Theorizing Public and Private through the position of the Individual
Feminism has quite frequently engaged with the question of public and private (or inner and outer) as a revisited distinction that often highlights specific oppressions and study of social conditions. Third world feminists have often highlighted the ways that not all women experience such distinctions the same way. In Iran, the politics of veiling, provides yet another cite for this division, and explorations of oppression and liberation --as was explored in Naghibi's article “Bad Feminist or Bad hejabi?
Highlighted in her article was the ways in which women experience the dawning of the hejab in radically different ways depending on the historical conditions and their positioning within society (their family's understanding of religion, their class background, their politics, their specific location, their current national leader, ect.). The film Persepolis usefully demonstrates how no specific narrative can articulate accurately themes of oppression or liberation in relation to the hejab itself, nor do the divisions of private and public operate in the same way for all women.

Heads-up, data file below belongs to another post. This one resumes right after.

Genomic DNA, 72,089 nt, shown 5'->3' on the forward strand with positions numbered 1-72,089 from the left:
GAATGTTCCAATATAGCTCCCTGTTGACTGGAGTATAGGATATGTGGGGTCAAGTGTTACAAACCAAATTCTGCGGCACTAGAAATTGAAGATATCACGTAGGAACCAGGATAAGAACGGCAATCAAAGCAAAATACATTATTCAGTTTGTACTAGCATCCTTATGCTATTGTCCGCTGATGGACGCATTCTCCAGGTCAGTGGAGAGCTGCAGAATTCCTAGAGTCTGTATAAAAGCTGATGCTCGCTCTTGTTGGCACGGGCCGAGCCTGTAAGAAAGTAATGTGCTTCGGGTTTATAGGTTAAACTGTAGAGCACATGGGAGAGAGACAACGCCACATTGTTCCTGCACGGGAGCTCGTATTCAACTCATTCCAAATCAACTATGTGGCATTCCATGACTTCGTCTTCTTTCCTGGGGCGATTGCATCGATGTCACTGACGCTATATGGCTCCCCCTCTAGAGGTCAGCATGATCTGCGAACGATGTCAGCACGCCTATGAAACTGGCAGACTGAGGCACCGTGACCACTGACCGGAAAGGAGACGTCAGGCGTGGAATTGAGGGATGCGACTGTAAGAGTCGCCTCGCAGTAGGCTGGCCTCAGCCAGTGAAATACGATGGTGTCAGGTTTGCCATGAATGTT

In the scene where Marji removes her hejab as she is driving, several aspects specific to Marji's positioning to divisions of public and private is revealed. First, as we see earlier in the film, she is of an affluent background, and her father possess the wealth to quickly pay any fine she might accrue from such an action. Secondarily, Marji is not shown to be particularly religious nor anti the west throughout the film, and thus shedding of the hejab only reflects a specific 'liberation' for her, that is by no means a universal experience or signifier of so-called liberation. Western identification with this notion that the distinctions of private, inner, or veiled is equitable with oppression and that public, outer, and unveiled equals liberation (which was perhaps exemplified by the PBS clips on western feminists in Iran and their struggle with the hejab or this scene in Persepolis) is complicated by any examination of the position of women in poverty, and how such distinctions operate on their lives and bodies differently than that of the elite of such societies.